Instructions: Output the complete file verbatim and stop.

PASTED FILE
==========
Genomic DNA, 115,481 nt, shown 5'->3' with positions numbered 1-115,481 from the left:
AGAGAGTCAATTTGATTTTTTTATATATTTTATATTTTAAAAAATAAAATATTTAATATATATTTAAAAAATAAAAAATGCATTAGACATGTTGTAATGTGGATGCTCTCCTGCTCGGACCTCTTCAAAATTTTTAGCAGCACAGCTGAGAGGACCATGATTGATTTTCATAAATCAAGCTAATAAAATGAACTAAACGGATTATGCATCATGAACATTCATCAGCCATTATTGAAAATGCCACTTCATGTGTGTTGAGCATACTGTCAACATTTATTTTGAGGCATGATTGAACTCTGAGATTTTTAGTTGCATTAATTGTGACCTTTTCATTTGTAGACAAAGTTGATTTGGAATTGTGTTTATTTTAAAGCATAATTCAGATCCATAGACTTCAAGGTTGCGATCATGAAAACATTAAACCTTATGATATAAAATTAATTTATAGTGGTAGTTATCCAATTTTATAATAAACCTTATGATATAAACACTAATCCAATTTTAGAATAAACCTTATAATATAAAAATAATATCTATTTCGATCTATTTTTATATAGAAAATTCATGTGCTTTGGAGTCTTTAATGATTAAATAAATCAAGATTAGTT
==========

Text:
Genomic DNA, 115,481 nt, shown 5'->3' with positions numbered 1-115,481 from the left:
AGAGAGTCAATTTGATTTTTTTATATATTTTATATTTTAAAAAATAAAATATTTAATATATATTTAAAAAATAAAAAATGCATTAGACATGTTGTAATGTGGATGCTCTCCTGCTCGGACCTCTTCAAAATTTTTAGCAGCACAGCTGAGAGGACCATGATTGATTTTCATAAATCAAGCTAATAAAATGAACTAAACGGATTATGCATCATGAACATTCATCAGCCATTATTGAAAATGCCACTTCATGTGTGTTGAGCATACTGTCAACATTTATTTTGAGGCATGATTGAACTCTGAGATTTTTAGTTGCATTAATTGTGACCTTTTCATTTGTAGACAAAGTTGATTTGGAATTGTGTTTATTTTAAAGCATAATTCAGATCCATAGACTTCAAGGTTGCGATCATGAAAACATTAAACCTTATGATATAAAATTAATTTATAGTGGTAGTTATCCAATTTTATAATAAACCTTATGATATAAACACTAATCCAATTTTAGAATAAACCTTATAATATAAAAATAATATCTATTTCGATCTATTTTTATATAGAAAATTCATGTGCTTTGGAGTCTTTAATGATTAAATAAATCAAGATTAGTT